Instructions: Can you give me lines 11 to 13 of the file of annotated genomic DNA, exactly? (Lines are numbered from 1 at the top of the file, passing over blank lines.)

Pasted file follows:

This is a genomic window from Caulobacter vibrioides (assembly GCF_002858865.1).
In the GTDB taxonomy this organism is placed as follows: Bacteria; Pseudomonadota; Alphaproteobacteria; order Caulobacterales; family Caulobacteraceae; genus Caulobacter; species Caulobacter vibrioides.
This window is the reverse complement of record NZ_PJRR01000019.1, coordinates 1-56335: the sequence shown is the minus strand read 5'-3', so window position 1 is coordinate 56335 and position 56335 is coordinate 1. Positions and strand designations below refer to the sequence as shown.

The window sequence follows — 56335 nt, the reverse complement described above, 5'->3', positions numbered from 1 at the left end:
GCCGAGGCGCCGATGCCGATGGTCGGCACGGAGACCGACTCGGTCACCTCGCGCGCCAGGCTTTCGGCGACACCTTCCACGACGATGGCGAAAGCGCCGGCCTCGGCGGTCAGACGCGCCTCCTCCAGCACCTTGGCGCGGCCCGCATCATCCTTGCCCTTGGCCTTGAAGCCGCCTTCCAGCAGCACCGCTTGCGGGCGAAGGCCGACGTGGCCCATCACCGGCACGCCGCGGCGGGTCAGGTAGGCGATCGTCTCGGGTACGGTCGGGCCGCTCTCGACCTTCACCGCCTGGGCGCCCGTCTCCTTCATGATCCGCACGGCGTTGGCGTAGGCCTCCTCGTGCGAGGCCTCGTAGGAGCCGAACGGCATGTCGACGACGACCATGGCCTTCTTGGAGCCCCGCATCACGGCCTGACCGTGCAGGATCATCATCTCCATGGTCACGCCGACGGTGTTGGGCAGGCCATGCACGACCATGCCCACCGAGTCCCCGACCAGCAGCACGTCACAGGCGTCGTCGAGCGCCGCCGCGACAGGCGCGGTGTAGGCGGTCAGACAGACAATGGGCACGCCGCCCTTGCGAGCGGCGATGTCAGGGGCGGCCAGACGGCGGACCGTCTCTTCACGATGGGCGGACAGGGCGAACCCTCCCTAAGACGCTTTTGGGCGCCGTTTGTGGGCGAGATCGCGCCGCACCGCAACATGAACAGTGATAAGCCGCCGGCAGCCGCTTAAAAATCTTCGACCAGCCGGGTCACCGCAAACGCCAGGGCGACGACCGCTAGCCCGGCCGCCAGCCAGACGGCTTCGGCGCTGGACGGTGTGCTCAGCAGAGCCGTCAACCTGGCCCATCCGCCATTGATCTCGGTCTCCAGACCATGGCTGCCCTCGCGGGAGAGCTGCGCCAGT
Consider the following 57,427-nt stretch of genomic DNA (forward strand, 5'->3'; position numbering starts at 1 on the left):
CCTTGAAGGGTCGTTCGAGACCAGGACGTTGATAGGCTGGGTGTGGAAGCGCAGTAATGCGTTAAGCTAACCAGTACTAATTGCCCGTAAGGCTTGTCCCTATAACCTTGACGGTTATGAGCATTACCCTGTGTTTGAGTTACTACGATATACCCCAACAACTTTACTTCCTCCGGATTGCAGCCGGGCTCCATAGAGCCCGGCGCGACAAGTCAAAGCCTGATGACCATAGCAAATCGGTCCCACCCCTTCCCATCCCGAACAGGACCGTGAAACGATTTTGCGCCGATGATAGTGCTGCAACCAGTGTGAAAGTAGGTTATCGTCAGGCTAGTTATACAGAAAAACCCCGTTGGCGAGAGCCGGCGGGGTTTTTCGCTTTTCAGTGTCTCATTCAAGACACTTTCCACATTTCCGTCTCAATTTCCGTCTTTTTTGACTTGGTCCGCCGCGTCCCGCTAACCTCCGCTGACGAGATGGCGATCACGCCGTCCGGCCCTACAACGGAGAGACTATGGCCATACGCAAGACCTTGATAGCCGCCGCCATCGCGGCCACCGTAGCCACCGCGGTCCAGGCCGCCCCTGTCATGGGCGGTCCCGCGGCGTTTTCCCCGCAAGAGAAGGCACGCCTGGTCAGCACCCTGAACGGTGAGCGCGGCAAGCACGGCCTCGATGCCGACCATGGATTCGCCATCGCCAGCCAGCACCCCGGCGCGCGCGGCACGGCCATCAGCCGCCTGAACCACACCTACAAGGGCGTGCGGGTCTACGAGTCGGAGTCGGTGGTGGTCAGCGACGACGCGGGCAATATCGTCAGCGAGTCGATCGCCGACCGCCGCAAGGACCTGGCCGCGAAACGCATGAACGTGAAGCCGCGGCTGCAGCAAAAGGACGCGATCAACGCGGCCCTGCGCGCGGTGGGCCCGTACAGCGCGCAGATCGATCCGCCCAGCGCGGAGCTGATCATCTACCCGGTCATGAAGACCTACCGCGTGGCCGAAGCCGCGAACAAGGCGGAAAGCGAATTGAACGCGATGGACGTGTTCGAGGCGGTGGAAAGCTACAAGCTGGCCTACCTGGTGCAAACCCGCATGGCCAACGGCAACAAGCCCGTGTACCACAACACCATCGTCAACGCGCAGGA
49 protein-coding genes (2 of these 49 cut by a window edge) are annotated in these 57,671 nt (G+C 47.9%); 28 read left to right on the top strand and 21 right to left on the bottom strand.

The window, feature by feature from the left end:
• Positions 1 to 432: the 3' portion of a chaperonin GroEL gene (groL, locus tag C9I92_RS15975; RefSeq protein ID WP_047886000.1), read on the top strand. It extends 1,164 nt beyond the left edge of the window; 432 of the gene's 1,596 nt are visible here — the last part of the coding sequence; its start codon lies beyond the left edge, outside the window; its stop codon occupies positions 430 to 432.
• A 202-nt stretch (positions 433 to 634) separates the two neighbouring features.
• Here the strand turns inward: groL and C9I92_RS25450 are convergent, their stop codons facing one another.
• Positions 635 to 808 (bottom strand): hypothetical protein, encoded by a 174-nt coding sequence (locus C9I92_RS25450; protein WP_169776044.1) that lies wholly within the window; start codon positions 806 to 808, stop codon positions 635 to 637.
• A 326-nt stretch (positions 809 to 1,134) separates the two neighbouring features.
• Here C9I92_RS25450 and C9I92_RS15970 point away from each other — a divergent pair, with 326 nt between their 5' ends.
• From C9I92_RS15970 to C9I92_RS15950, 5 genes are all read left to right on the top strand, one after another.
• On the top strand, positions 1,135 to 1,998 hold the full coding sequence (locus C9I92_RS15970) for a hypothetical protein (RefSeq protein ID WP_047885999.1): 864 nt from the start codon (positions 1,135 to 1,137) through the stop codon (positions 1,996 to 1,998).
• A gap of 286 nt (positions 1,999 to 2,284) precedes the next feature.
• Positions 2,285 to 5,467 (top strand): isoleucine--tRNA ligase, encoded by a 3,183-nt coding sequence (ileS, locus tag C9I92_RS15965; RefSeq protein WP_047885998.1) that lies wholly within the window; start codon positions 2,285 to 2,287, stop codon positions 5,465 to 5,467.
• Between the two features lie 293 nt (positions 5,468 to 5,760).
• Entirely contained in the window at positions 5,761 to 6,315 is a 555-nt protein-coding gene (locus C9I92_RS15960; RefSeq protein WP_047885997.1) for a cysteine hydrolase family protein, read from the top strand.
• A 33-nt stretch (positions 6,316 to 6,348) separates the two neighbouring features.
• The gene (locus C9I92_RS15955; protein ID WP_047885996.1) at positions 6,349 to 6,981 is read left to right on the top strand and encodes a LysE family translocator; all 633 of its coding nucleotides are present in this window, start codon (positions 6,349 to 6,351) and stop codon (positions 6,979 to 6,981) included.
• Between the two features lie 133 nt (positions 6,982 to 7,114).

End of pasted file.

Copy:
• A 202-nt stretch (positions 433 to 634) separates the two neighbouring features.
• Here the strand turns inward: groL and C9I92_RS25450 are convergent, their stop codons facing one another.
• Positions 635 to 808 (bottom strand): hypothetical protein, encoded by a 174-nt coding sequence (locus C9I92_RS25450; protein WP_169776044.1) that lies wholly within the window; start codon positions 806 to 808, stop codon positions 635 to 637.